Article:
Byline: Joanna Ramey

WASHINGTON — Now that its neighbors to the north have been granted preferential trade status, Colombia wants equal treatment on exports to the U.S.
Without it, apparel makers in Colombia face the reality that their already slim 0.66 percent share of the U.S. apparel import market will shrink after Oct. 1.
That’s when a U.S. trade bill goes into effect granting duty-free status to apparel produced in the Caribbean and in Central America on goods in which U.S. textiles are primarily used. The region, with 24 percent of the U.S. import market, is already chief competitor of Colombia, along with Mexico, whose own NAFTA free-trade breaks have boosted its apparel market share to 16 percent.
In order to maintain their apparel export market, the Colombians are turning to Congress for help, asking lawmakers for duty breaks almost equal to their Caribbean and Central American neighbor nations.
Their argument is that the U.S. should be concerned about the Colombian garment industry at a time when the U.S. is spending close to $1.3 billion in military aid to fight the country’s flourishing narcotics industry and right its economy. Colombia currently has a 20 percent unemployment rate.
According to government statistics, the Colombia apparel industry directly employs about 200,000 workers, and about 80 percent of their production is in the assembly of U.S.-made textiles. The sector also accounts for around 11 percent of the country’s manufacturing employment.
Paul Arcia, president of ARC International, which employs 1,500 workers in its Barranquilla garment factory, expects to lay off 900 workers by Jan. 1 if Colombia isn’t given apparel trade breaks. Now, Arcia pays an average 5 to 6 percent duty on garments entering the U.S. when they’re produced from U.S. textiles that are also cut in the States.
Even this relatively slim tariff — average nonpreferential apparel tariffs are around 17 percent — makes a difference for an industry in which low prices reign.
Arcia said he already lost a pending sportswear contract with Sara Lee a matter of days after the Caribbean Basin legislation was passed. He said Fruit of the Loom has said it won’t renew its contract in December, and other vendors are asking him to absorb the duties on shipments, citing the price difference in the duty-free Caribbean Basin.
The 24 Caribbean and Central American nations “all of a sudden have a terrific edge, and now we’re the odd man out,” Arcia said. He calculates that a shipment of 100,000 pairs of jeans, costing about $8 each to produce in Colombia, carries a $75,000 duty.
On June 27, Sen. Bob Graham (D., Fla.), whose state is a center of cutting U.S. textiles for offshore assembly, introduced a bill that would grant duty-free status to Colombian apparel imports containing U.S. components. The measure, called the Plan Colombia Trade Act and intended primarily to target Colombia, also covers other Andean countries Bolivia, Ecuador and Peru, with which the U.S. has a trade pact. Of the four, Colombia has the only developed apparel export industry.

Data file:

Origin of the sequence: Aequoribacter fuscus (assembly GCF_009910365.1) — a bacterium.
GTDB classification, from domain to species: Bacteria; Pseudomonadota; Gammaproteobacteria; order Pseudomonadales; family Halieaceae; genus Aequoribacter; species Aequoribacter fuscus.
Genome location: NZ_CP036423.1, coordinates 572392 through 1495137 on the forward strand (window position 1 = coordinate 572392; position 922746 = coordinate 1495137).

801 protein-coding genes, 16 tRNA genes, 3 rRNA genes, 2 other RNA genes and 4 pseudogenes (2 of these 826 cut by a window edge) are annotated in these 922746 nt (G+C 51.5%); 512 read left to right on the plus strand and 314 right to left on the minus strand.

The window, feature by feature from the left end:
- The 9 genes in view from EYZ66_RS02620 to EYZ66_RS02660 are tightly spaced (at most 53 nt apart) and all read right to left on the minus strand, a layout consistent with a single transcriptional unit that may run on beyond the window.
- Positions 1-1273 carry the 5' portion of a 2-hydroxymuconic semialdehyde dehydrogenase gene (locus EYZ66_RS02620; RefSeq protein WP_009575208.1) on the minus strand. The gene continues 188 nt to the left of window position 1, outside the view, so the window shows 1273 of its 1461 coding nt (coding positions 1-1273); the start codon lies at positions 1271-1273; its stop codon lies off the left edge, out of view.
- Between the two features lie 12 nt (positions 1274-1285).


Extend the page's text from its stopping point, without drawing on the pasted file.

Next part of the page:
Plan Colombia has six sponsors in the Senate, including Sen. Charles Grassley (R., Iowa), chairman of the Trade Subcommittee. In the House, the bill is still awaiting a sponsor.
Although House trade lawmakers typically favor trade-liberalizing legislation, there’s concern among members about the precedent of seeking partial trade breaks while the U.S. is negotiating a Free Trade Agreement of the Americas, which would cover all of North and South America. The Andean Trade Preference Act, which involves non-apparel trade, also expires in 2001, and renewal negotiations begin next month.
Brenda Jacobs, a Washington attorney hired by Colombia to lobby for immediate apparel duty breaks, said Colombia garment makers can’t wait for these pacts to be concluded.
“We’re under an emergency situation,” Jacobs said.
Jacobs said she expects Plan Colombia to be less politically volatile than the recently passed duty-dropping legislation covering the Caribbean Basin and sub-Saharan Africa. Unlike the Caribbean Basin program, Plan Colombia covers only apparel produced from U.S. textiles. The Caribbean Basin bill has allowances for garments that use regional fabric.
In addition, “we don’t view this as something that threatens apparel jobs in the U.S.,” said Jacobs, figuring that lost Colombia manufacturing would simply shift to the Caribbean Basin.
Ann Hoffman, legislative director of UNITE, said that on principal the apparel and textile union opposes trade bills like Plan Colombia. She questions how Colombia, in any event, will survive.
“We have just made a massive giveaway of U.S. apparel and textile jobs through the [Caribbean Basin]-Africa bill,” she said. “I don’t frankly know what’s left for Colombia to pick off.”
Adding to Colombia’s apparel-industry drama is the shortened congressional calendar. There are just six weeks left on the agenda before Congress adjourns for the year.
Graham said Plan Colombia’s best hope for passage is to attach it to an unrelated bill, like one of the federal funding measures now barreling through Congress.
“We’re looking for any means to get the trade bill up,” he said.

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